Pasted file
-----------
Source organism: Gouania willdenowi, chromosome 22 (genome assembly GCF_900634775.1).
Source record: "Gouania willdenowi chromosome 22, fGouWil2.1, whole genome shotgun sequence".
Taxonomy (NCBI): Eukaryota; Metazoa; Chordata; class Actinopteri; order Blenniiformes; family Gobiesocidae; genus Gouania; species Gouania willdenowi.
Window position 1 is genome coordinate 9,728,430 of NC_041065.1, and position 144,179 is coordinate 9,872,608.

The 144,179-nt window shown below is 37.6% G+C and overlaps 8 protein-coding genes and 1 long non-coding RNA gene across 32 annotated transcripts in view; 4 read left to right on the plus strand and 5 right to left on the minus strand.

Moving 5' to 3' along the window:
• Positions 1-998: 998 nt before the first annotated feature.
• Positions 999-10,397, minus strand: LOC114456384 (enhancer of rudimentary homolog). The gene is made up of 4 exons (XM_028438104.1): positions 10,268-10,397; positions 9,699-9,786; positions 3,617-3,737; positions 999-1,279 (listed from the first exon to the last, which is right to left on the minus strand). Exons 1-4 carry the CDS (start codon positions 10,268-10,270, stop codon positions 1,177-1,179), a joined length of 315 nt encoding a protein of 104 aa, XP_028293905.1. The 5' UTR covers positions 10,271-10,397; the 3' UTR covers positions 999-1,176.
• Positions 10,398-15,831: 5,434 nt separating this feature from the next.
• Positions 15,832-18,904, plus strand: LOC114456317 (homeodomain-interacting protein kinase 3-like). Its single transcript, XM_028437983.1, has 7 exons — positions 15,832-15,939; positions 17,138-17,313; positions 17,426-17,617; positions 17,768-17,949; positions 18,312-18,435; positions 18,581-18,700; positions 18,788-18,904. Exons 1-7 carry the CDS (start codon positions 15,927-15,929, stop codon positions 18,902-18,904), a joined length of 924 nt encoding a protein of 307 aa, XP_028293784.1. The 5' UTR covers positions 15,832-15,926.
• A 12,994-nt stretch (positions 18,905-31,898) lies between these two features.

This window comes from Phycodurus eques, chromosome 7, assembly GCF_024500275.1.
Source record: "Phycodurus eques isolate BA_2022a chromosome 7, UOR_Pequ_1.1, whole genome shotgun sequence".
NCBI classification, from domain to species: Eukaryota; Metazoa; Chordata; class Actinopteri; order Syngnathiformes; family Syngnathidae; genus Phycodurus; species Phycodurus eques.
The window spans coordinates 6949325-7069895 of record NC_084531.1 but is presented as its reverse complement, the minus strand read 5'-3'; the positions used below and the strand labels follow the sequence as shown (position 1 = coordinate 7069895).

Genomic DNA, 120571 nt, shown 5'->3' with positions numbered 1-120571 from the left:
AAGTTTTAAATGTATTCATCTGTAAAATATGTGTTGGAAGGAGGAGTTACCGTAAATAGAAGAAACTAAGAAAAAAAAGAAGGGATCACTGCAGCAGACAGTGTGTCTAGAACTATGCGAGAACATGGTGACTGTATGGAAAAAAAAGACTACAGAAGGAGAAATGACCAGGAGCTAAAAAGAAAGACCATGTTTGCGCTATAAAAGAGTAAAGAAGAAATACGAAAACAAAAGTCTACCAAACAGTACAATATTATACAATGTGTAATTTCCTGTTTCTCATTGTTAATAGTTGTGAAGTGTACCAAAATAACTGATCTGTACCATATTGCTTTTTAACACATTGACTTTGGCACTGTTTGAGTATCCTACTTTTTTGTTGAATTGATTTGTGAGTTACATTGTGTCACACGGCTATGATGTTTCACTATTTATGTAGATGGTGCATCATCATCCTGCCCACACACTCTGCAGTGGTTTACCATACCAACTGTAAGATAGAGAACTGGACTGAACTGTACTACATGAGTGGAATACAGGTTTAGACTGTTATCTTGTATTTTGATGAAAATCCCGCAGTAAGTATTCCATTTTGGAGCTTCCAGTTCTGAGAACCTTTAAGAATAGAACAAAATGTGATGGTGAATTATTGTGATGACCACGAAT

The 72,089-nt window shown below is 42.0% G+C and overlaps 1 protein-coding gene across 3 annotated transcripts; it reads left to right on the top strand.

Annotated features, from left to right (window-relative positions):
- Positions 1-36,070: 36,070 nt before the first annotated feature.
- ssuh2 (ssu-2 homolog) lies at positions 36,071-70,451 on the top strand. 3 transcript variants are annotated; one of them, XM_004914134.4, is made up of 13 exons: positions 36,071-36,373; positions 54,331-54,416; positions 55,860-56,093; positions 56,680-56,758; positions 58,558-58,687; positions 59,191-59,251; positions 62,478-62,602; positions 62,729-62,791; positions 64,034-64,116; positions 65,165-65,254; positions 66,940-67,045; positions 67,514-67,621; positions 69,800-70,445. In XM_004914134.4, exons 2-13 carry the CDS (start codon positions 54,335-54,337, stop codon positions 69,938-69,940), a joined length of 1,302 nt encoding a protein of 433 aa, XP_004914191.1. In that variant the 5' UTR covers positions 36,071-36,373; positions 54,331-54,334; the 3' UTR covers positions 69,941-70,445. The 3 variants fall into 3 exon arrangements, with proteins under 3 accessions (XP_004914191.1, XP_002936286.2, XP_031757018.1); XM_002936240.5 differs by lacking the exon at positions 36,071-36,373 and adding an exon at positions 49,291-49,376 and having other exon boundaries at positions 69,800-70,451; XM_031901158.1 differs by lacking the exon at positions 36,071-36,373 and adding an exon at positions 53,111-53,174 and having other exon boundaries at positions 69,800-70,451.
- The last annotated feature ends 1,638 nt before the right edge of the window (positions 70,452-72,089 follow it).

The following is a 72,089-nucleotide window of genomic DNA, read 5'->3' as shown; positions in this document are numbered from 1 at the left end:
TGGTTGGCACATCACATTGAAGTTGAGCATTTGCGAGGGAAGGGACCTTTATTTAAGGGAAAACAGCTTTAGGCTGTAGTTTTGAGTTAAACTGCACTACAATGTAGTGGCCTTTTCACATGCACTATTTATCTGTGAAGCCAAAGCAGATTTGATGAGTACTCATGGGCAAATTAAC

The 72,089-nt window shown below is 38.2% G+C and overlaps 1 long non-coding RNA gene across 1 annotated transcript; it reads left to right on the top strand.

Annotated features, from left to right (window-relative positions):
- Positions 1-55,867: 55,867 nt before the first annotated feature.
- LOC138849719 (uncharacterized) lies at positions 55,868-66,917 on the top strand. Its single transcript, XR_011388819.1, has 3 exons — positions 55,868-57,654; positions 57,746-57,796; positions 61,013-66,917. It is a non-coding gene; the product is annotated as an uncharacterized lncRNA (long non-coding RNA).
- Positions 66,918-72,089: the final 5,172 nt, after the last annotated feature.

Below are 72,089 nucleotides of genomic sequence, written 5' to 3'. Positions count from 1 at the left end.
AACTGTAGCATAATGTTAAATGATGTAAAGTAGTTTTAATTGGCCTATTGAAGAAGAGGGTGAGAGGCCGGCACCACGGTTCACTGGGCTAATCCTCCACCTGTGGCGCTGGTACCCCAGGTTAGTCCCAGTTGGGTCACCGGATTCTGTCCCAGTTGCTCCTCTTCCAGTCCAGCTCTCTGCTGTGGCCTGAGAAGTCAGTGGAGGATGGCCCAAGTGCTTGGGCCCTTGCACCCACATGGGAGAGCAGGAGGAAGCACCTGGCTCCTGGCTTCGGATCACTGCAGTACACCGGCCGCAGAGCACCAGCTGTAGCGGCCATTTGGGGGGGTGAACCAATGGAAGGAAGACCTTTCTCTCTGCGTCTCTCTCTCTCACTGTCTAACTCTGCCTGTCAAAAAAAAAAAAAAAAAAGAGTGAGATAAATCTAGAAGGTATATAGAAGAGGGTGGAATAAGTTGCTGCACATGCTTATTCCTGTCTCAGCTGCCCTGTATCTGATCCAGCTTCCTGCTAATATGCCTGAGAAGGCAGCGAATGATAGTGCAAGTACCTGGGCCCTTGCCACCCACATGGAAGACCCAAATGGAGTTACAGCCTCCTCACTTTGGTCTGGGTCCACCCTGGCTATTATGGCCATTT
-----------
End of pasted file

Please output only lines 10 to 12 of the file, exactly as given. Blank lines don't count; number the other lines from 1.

• Positions 15,832-18,904, plus strand: LOC114456317 (homeodomain-interacting protein kinase 3-like). Its single transcript, XM_028437983.1, has 7 exons — positions 15,832-15,939; positions 17,138-17,313; positions 17,426-17,617; positions 17,768-17,949; positions 18,312-18,435; positions 18,581-18,700; positions 18,788-18,904. Exons 1-7 carry the CDS (start codon positions 15,927-15,929, stop codon positions 18,902-18,904), a joined length of 924 nt encoding a protein of 307 aa, XP_028293784.1. The 5' UTR covers positions 15,832-15,926.
• A 12,994-nt stretch (positions 18,905-31,898) lies between these two features.

This window comes from Phycodurus eques, chromosome 7, assembly GCF_024500275.1.